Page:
This unknown-titled work from 1926 shows French Surrealist painter Yves Tanguy’s debt to the still and imaginative landscapes of the Italian artist Giorgio de Chirico. The influence is apparent in the perplexing array of imagery that includes a small school of fish and a child flattened by a cart. The plain white tower in the background — a favorite iconographic motif of de Chirico — secures the connection between the two artists.
Photographed in the Metropolitan Museum of Art in NYC.
One of the most prominent women associated with Surrealism in the United States, Kay Sage (1898 – 1963) made this work after a five-month hiatus from painting following the sudden death of her husband Yves Tanguy. like many Surrealists, she utilized landscape imagery as a metaphor for the mind and psychological states of being. Rendered in somber gray tones, Tomorrow is Never (1955) combines motifs that appear often in in the later stages of her career, including architectural scaffolding, latticework structures, and draped figures, to evoke feelings of entrapment and dislocation. The painting is one of Sage’s last large works before her suicide in 1963.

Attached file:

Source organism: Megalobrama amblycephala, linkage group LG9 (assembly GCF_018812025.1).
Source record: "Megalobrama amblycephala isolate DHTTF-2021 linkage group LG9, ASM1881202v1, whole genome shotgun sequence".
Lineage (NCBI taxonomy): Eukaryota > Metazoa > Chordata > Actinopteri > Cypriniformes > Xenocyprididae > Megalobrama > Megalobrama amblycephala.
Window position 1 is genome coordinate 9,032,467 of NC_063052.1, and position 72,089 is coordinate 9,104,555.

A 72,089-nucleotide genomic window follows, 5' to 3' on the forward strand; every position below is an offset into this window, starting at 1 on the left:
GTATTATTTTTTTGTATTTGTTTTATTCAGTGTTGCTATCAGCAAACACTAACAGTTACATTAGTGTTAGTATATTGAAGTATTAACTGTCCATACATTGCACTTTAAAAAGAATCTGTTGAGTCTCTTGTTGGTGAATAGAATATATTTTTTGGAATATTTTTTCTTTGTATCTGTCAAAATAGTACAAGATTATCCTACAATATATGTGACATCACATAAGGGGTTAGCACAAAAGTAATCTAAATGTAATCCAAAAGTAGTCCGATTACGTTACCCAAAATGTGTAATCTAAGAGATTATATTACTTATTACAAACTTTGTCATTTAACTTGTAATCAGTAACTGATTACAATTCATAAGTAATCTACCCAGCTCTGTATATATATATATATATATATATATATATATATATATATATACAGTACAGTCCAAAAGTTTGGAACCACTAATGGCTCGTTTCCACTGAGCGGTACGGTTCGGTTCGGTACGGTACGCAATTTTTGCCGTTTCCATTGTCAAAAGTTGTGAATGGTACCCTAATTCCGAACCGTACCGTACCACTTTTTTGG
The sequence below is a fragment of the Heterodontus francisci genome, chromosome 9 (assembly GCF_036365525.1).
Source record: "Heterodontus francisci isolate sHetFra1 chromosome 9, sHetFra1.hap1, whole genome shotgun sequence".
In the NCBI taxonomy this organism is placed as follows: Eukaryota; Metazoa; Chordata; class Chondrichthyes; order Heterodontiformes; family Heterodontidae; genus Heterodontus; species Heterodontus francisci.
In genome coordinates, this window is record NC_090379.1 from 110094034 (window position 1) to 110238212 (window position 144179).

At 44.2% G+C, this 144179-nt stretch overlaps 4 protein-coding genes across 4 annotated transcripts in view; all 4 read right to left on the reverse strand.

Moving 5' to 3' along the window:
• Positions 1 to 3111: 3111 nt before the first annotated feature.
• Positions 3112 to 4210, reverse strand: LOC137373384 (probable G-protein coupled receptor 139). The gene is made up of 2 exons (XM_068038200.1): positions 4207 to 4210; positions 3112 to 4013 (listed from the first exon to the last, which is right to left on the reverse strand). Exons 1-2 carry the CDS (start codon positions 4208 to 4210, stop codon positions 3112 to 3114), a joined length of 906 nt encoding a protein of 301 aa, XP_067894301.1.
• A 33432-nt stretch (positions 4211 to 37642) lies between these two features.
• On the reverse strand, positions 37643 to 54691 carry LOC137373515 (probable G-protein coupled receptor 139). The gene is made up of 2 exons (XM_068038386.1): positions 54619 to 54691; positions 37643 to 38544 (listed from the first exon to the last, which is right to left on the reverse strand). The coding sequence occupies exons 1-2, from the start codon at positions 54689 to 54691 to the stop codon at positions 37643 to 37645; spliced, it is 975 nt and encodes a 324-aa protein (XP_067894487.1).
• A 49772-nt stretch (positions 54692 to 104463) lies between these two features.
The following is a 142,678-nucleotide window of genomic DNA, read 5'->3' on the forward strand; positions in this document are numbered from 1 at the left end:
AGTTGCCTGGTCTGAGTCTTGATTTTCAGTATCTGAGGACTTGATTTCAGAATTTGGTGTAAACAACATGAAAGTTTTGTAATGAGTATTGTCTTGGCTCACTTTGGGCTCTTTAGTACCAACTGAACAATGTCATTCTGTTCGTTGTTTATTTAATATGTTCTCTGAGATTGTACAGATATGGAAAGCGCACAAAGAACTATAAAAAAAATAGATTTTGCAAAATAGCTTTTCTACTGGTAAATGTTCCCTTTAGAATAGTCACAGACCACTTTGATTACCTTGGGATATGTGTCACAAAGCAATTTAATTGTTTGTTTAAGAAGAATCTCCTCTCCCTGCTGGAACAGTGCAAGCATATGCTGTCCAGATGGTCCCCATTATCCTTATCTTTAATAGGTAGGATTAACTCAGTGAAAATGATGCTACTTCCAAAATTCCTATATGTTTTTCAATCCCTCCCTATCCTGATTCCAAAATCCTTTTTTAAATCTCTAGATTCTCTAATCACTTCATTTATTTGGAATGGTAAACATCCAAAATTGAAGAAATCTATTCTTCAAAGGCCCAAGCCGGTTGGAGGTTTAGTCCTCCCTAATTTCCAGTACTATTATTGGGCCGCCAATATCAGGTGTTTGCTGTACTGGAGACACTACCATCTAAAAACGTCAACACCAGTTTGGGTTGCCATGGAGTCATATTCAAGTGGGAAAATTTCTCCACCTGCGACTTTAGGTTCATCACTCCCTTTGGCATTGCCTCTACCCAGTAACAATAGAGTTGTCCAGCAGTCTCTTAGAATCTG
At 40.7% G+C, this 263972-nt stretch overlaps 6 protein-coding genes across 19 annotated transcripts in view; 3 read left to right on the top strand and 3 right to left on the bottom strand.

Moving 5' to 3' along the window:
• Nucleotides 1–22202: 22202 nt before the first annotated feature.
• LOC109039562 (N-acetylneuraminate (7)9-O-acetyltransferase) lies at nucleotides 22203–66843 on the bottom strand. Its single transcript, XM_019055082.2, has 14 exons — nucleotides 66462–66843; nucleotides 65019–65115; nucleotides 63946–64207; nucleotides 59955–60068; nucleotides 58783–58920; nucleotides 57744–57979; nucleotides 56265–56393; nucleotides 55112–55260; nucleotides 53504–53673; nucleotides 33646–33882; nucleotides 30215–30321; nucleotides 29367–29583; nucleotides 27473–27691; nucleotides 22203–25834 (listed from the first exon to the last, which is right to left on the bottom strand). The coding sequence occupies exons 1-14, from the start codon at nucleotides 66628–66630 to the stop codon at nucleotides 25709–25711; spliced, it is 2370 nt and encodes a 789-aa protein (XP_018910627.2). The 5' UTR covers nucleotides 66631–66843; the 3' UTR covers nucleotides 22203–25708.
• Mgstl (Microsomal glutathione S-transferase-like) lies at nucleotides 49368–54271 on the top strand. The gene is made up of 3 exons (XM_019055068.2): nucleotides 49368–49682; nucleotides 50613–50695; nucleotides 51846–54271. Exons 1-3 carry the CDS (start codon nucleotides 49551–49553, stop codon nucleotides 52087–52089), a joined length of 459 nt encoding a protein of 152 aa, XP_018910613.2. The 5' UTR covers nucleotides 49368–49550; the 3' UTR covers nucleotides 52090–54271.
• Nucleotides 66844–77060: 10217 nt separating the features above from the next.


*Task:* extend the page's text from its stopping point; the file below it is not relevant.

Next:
Tomorrow is Never his part of the permanent collection at the Metropolitan Museum of Art in NYC.
Elastic Shapes with Dali-esque shadows litter Tanguy’s landscape, like the paradoxical meeting of unrelated materials in the painting’s title. According to the poet, John Ashbery, the self-taught artist chose titles arbitrarily, sometimes asking friends for suggestions.
Painted in 1940, The Satin Tuning Fork is part of the permanent collection at the Metropolitan Museum of Art in NYC.